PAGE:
Having a Dog and Going to Local Pub Among Best Ways to Settle into New Community

Having a Dog and Going to Local Pub Among Best Ways to Settle into New Community

Taking a parcel in for a neighbour, inviting next door round for dinner and having a pint in the local pub are among the best ways to settle into a new community, according to a study.

Researchers also found simply saying hello, having a cup of tea with the neighbours and getting a dog are sure-fire ways to get to know your locals.

The study also identified the signs you’ve been accepted into a community, including bumping into someone you know every time you go out and receiving a Christmas card from a neighbour.

Amid this four in ten said it takes up to six months to settle into a new community.

The research of 2,000 adults was commissioned by Making Local Woods Work, a woodland social enterprise partnership.

Norman Dandy of Making Local Woods Work said: “It’s the simplest things that can make the difference between someone settling into a new community quickly or not.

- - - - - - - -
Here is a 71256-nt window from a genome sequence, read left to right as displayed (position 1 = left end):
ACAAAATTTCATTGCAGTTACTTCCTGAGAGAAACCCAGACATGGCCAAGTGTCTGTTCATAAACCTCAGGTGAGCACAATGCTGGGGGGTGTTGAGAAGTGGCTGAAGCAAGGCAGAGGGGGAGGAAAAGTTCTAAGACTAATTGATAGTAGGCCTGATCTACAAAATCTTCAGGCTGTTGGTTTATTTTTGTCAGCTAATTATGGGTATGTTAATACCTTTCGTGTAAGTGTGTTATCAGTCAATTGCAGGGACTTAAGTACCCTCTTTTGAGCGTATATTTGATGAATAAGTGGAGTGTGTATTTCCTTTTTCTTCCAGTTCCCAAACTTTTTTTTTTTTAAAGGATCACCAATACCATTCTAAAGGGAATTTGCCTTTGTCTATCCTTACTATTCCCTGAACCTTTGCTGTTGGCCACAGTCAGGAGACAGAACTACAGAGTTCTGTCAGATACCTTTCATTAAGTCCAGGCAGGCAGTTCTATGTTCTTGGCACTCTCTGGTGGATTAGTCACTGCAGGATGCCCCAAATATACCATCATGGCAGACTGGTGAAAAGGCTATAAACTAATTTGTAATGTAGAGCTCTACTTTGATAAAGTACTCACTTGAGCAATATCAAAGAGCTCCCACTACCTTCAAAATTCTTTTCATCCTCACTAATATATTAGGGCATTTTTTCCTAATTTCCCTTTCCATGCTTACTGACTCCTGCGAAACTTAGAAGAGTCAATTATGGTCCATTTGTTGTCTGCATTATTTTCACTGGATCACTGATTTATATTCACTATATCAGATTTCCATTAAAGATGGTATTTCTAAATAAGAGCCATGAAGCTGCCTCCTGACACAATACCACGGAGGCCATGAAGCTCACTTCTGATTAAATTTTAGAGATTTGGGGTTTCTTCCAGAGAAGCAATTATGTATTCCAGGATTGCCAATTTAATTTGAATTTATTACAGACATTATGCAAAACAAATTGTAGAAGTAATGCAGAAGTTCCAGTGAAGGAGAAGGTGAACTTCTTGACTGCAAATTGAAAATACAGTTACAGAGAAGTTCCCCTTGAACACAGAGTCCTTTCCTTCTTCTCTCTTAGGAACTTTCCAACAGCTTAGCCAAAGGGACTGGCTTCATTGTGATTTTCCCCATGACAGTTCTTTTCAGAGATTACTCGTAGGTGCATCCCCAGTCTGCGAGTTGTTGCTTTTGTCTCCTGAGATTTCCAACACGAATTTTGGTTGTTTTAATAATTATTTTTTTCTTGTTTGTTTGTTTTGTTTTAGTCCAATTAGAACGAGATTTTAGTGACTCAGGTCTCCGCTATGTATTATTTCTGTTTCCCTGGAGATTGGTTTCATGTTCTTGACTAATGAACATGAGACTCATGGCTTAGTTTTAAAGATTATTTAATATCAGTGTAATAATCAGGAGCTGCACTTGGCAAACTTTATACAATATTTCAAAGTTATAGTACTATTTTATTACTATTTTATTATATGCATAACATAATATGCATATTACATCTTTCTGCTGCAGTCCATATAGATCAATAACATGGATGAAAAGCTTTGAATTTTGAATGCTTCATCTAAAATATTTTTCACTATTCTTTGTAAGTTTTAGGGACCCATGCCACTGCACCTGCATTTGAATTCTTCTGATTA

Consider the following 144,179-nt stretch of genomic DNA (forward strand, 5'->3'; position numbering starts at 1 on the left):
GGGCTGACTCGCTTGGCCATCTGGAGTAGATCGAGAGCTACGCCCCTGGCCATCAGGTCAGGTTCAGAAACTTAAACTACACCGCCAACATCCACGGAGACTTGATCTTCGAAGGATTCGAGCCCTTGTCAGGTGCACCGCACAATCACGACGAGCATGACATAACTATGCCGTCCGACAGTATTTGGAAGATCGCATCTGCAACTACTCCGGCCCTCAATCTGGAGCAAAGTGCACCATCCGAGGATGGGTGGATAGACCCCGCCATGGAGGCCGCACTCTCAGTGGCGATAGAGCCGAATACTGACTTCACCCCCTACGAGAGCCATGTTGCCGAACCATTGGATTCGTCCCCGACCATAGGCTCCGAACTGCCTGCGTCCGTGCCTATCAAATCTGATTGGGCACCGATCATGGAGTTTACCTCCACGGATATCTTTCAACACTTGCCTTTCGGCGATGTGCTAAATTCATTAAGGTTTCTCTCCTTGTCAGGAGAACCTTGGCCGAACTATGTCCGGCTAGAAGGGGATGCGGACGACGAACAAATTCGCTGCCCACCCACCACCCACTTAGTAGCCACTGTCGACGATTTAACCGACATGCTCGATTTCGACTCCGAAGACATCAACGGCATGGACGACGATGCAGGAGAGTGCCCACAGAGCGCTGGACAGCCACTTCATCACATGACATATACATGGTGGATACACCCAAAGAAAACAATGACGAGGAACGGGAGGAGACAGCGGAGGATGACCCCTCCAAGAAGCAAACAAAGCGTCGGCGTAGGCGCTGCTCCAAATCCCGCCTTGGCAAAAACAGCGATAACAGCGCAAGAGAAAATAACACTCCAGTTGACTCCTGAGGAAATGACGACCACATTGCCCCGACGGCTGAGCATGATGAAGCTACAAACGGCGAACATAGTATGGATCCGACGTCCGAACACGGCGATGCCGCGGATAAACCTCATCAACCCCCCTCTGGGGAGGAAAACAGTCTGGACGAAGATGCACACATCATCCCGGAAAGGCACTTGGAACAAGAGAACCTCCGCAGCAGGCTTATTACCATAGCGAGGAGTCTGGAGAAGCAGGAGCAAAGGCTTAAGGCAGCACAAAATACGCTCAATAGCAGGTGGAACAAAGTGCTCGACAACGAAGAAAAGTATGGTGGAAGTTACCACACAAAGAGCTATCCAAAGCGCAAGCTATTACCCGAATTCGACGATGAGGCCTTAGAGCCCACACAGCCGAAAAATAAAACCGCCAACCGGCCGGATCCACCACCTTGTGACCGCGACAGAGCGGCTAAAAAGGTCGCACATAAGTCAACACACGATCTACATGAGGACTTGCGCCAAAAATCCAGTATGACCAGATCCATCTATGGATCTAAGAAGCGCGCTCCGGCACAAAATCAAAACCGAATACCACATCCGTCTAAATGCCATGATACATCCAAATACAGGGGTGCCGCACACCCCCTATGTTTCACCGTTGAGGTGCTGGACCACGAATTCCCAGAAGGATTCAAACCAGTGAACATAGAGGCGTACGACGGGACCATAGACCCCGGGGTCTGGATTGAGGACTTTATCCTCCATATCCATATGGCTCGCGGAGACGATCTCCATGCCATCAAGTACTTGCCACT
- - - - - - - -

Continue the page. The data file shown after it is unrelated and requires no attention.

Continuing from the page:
“Just saying “hello” or taking a parcel in for a neighbour can be all it takes.

“With one fifth agreeing that volunteering for a local community project can help people settle locally, there’s never been a better time to hunt out a woodland social enterprise project and spend time with people from your community.”

Volunteering for a local community project, attending the school fete and putting your neighbour’s rubbish out when they’re away are also among the best ways to settle into a neighbourhood.

While having people confide in you and being on first name terms with 20 or more people are other signs you have truly become part of the local community – along with the kids being invited round to a mates for tea.

Two in five said hectic lifestyles are to blame for not getting to know the local community better.

Three in ten wish they knew their neighbour better, although three quarters said they have made an effort to integrate into their local community.

Almost two thirds of those polled believe community engagement is an important function of society.

Norman Dandy of Making Local Woods Work, which is funded through the National Lottery’s Big Lottery Fund, added: “It’s good to see that almost two thirds of people see community engagement as important - that is exactly what our woodland social enterprises do, helping communities to gel.”

To find out more about your nearest woodland project and how you can get involved, visit

1. Say hello to your neighbours
2. Visit the local pub
3. Take in a parcel for your neighbour
4. Make an effort to talk to everyone on the street
5. Invite neighbours round for a cup of tea
6. Volunteer for a local community project
7. Invite your neighbour round for dinner or a BBQ
8. Offer to watch a neighbour’s house while away
9.Attend the local school fete
10. Get a dog